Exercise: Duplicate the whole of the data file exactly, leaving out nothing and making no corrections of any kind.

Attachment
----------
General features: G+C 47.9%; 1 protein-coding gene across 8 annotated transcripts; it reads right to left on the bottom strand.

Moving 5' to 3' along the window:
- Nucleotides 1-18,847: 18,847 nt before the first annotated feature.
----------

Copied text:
General features: G+C 47.9%; 1 protein-coding gene across 8 annotated transcripts; it reads right to left on the bottom strand.

Moving 5' to 3' along the window:
- Nucleotides 1-18,847: 18,847 nt before the first annotated feature.